I am trying to learn python. This a script I wrote to check internet connection

import os
import urllib2
from time import sleep
REMOTE_SERVER = "www.google.co.uk"

def is_connected():
    # see if we can resolve the host name -- tells us if there is
    # a DNS listening
    host = socket.gethostbyname(REMOTE_SERVER)
    # connect to the host -- tells us if the host is actually
    # reachable
    s = socket.create_connection((host, 80), 2)
    return True
  return False

   if is_connected()  == False:
     print is_connected()

The problem is that this script returns false even if I am connected to internet. I can ping www.google.co.uk but this script simply returns false. Any Ideas???

  • 2
    In except block print the exception rather than passing it – Bhargav Rao Dec 26 '14 at 18:05
  • 2
    thats not a good test, even if its not likely to happen, what if google went down – meda Dec 26 '14 at 18:09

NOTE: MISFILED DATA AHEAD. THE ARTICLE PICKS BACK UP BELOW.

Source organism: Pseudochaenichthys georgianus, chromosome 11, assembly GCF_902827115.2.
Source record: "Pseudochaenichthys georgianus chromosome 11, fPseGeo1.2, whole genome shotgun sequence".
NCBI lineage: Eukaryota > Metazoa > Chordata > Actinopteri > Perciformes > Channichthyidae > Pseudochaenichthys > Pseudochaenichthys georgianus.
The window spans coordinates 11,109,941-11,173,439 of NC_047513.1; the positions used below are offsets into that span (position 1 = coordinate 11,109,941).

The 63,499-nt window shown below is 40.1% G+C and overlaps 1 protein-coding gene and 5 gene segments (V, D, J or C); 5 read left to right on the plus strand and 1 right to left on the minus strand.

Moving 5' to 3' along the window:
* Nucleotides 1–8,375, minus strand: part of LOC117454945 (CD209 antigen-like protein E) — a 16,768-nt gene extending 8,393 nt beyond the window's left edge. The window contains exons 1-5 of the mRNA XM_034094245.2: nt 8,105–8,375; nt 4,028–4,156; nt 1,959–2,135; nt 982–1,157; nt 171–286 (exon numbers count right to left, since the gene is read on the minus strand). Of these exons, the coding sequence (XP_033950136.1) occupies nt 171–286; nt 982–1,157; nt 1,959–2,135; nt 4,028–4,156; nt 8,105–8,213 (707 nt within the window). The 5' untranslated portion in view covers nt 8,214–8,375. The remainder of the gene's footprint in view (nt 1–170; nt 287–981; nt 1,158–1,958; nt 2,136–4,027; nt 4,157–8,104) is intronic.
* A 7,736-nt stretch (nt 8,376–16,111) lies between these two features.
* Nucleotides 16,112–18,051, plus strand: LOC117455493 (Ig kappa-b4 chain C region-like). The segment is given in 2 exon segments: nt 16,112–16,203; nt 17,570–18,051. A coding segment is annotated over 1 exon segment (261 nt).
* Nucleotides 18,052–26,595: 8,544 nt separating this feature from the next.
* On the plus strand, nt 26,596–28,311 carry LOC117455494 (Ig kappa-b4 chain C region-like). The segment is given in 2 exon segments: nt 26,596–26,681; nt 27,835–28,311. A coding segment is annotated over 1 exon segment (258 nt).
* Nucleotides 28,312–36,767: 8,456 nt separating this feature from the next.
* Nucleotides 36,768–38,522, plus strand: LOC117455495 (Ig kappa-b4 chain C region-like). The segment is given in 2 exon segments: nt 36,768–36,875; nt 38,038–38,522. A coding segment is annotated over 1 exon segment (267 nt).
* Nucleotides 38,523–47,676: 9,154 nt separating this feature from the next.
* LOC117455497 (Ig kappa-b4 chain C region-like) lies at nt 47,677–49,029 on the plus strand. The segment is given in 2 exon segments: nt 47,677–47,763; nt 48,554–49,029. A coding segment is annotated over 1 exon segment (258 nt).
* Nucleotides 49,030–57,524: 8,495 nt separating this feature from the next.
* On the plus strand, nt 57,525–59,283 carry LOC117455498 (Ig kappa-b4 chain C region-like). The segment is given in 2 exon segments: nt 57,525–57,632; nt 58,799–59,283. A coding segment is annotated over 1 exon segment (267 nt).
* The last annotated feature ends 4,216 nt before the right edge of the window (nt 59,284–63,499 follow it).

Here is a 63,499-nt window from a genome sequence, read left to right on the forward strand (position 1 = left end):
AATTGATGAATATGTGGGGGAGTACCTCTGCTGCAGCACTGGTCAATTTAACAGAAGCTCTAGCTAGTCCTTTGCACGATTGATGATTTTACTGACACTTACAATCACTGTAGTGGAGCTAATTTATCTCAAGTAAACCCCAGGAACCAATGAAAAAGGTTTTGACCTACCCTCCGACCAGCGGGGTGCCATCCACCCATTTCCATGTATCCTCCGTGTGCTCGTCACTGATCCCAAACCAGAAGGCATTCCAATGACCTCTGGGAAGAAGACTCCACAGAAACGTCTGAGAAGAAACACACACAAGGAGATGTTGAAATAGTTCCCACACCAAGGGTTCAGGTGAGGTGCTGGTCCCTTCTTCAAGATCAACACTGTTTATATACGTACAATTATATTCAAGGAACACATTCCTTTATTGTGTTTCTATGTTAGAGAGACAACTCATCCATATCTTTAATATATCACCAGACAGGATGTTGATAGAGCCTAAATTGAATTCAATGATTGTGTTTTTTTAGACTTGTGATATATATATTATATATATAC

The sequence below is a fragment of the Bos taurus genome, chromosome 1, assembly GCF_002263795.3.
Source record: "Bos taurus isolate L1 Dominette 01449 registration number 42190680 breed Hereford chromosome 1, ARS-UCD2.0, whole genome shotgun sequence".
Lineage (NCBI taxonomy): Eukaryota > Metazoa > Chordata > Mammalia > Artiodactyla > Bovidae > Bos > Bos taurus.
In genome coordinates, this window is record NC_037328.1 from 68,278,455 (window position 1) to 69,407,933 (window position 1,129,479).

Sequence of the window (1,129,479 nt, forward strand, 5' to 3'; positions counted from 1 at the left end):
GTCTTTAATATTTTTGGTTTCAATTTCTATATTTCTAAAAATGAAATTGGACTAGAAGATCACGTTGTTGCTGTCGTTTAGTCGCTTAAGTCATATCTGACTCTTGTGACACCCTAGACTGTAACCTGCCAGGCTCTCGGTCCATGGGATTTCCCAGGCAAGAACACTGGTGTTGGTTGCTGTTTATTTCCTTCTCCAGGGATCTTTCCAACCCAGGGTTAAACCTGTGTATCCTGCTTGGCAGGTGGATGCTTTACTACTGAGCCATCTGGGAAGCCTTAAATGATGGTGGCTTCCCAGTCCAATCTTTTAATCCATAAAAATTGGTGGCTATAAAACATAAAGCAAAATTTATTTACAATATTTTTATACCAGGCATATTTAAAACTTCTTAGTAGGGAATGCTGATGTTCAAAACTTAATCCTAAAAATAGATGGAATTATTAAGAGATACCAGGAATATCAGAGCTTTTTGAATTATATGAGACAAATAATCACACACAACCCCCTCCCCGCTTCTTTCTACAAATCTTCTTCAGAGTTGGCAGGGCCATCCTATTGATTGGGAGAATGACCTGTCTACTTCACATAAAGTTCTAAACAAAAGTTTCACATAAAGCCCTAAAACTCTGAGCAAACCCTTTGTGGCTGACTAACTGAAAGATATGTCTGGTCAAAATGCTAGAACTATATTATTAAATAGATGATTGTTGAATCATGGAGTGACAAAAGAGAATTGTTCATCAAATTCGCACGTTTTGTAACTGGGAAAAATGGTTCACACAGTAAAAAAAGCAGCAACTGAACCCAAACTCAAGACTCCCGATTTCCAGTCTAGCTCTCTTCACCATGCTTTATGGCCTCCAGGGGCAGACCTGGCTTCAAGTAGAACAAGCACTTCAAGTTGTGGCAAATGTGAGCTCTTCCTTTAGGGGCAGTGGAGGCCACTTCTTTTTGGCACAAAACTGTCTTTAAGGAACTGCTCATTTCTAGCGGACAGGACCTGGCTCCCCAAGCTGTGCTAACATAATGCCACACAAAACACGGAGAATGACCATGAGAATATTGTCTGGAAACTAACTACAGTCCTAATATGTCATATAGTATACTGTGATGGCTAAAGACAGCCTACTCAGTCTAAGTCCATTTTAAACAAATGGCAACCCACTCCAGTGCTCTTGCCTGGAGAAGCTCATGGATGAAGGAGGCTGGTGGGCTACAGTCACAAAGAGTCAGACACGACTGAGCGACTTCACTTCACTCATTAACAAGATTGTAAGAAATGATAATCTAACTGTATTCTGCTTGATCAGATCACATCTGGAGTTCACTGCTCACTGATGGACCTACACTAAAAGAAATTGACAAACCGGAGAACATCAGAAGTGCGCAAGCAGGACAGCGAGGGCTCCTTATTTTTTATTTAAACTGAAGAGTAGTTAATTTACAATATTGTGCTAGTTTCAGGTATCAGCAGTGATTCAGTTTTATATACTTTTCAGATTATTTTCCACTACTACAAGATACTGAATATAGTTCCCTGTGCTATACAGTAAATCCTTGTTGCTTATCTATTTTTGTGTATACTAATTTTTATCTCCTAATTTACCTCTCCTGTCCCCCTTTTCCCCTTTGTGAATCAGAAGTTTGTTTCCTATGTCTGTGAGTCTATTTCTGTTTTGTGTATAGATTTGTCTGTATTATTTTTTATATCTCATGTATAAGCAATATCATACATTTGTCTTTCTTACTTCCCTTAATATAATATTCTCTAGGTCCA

up vote 6 down vote accepted

Since you haven't imported socket, your reference to socket.gethostbyname will fail with a NameError. But you're catching and silencing every single exception in your try/except block, including that very error. You should never ever do a blank except in the first place, and especially never just to have pass.

Remove that try/except, or limit it to exceptions you know you can handle.

Basically, never do this:


Which is the Python equivalent of the good'ol Visual Basic anti-pattern, if you recall:

On Error Resume Next

Leading to unmaintainable and impossible to debug code. Simply because when a problem arises, you don't know what happened (and you don't even know that there is any problem at all).

In your particular case, I suggest you remove the try/except block so that you can know which exception is raised in the traceback. Then, you'll be able to fix it.

  • Thanks since I moved from C# i was used to using Try Catch in Visual Studio with breakpoints but I will remember your suggestion for future. – Flood Gravemind Dec 26 '14 at 18:15

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